As I hope and trust you have all been following, a disagreement has kindled in recent months among a number of American commentators on the affairs of a certain traditional ally of their government's in the eastern Mediterranean. This inflammation concerns the use by some of the term 'Israel Firster' to accuse an American of putting the interests of the Israeli state before those of his own.
I didn't at first feel much impelled to join either side of the argument, having reservations both ways and also thinking that I could probably argue the case both ways too. On the one hand, it would be idle to deny that the Israel Lobby continues to command a peculiar influence on Capitol Hill, and that when America vetoes Security Council resolutions condemning things that it officially opposes (like West Bank settlements) and condoning things that it officially supports (like Palestinian statehood), then this influence ipso facto both supersedes and compromises American (and humanitarian) policy interests. On the other hand, the powers of the Lobby are easily overstated, and the 'Israel Firster' formulation has an uncomfortable echo of its kindred 'neocon', a catch-all slur for anyone who advocates anything but the sheerest isolationism in foreign policy. In his Huffington Post piece, 'Why the Term "Israel First" Matters', the populariser of the term MJ Rosenberg came right out and said that "I don't think we should lose even one soldier in a war against a country that does not directly threaten the American people". Jeffrey Goldberg therefore wasn't at all far off when he defined the term ironically as one "used by [the left] to describe American Jews with whom it disagrees on American Middle East policy".
However, Goldberg and his friends went on to forfeit any claim they could have had to the moral high ground by reaching for the greasiest and most overplayed card in their deck. Just as one can't these days utter a word about, say, the stoning of adulterers in Afghanistan without being accused of 'Islamophobia', so it seems one can't express the smallest reservations about the rising tides of Israeli religious-nationalism without being denounced as an 'anti-Semite'. While being careful to clarify that those who use the term need not necessarily be anti-Semites ("they might just be ignorant"), Goldberg later wrote about the "straight line from Lindbergh to 'Israel-Firster'" and described it as a "neo-Nazi-derived anti-Semitic slur". Whatever the facts may be about the phrase's ugly history, this was a straightforward, self-pitying argument-from-injured-feelings that didn't so much as attempt to address the original points made by Rosenberg et al.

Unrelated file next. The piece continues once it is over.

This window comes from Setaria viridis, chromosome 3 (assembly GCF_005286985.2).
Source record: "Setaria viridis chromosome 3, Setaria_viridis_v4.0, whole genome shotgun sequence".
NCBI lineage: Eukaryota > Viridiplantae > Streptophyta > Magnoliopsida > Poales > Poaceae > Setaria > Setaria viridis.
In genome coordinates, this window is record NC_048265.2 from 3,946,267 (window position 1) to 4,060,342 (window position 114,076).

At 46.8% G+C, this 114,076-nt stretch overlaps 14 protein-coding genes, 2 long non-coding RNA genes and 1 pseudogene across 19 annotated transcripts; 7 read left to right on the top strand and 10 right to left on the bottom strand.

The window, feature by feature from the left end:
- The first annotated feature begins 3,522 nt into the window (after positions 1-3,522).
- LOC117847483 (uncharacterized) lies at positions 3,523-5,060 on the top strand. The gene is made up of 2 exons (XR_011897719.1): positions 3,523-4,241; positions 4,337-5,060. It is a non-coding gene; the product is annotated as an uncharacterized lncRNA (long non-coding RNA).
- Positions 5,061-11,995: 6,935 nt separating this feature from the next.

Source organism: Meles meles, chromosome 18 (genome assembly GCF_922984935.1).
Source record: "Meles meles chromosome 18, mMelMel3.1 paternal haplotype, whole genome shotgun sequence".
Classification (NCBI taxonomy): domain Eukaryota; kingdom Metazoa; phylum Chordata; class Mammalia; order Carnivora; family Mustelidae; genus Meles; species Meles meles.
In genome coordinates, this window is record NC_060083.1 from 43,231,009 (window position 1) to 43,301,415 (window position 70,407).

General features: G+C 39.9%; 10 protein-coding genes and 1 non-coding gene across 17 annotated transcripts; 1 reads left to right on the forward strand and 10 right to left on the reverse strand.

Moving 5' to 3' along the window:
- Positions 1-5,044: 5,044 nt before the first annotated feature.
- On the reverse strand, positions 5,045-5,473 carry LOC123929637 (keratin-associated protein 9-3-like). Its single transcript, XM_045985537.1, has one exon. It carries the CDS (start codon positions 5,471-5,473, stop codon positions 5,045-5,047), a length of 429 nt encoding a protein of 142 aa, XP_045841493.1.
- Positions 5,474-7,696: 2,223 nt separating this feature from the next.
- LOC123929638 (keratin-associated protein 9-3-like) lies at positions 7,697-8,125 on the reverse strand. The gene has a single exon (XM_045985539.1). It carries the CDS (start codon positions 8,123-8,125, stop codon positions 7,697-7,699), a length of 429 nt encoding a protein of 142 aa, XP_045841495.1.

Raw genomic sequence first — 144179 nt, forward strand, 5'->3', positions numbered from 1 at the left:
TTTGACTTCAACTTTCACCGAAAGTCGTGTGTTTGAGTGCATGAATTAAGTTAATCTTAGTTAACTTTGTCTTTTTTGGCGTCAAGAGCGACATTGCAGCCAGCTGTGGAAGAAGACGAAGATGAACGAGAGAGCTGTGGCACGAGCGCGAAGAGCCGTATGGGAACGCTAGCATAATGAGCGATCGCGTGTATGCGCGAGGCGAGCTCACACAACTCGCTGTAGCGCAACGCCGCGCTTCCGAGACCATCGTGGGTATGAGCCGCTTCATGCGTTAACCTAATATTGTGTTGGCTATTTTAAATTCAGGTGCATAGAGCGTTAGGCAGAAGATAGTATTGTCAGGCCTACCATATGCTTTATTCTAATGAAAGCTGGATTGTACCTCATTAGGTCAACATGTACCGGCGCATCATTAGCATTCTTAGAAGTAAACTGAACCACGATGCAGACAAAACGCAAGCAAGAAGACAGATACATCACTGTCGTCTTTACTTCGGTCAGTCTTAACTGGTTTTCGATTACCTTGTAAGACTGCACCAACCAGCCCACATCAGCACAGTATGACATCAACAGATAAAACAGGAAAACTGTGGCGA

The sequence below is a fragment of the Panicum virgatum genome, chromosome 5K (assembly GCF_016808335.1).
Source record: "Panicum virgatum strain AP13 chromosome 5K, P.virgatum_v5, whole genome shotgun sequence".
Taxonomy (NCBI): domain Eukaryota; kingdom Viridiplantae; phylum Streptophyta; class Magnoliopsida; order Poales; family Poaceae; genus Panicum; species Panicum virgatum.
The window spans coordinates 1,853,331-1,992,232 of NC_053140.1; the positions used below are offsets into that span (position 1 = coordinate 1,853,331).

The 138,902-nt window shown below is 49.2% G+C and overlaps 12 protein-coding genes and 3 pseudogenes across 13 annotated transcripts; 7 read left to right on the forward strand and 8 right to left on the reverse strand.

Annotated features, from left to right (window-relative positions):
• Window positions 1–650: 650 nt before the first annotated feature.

In any case, it is now no longer possible to deny that, at the very least, there do exist some groups who explicitly advocate for putting Israel 'first'. On Tuesday, the Christian Zionist outfit, Christians United for Israel, circulated a petition titled "Defend America - Vote Israel", encouraging American voters to elect precisely whichever candidate is most supportive of the Israeli government. The petition invites the signatory to assert that "When I cast my vote, I'll be looking for a candidate who affirms that one of the best ways to defend America is to stand with Israel." Below is a screenshot of the petition (click to enlarge):
As well as closing the case on 'Israel Firster', this CUFI petition also highlights what Goldberg and his co-ideologues (along with far too many Arabs) don't or won't admit, which is that the Israel Lobby is emphatically not a 'Jewish' lobby. From Jerry Falwell to Pat Robertson to CUFI's John Hagee, some of the most towering constituents of the Lobby (not to mention the most egregious apologists for Israeli aggression and expansionism) have been Christian fundamentalists, who wish to facilitate the Jewish conquest of the biblical Eretz Yisrael only to propitiate the second coming of Christ, at which point the Jews will face a choice between conversion and extermination. How 'anti-Semitic' is it to oppose that outcome?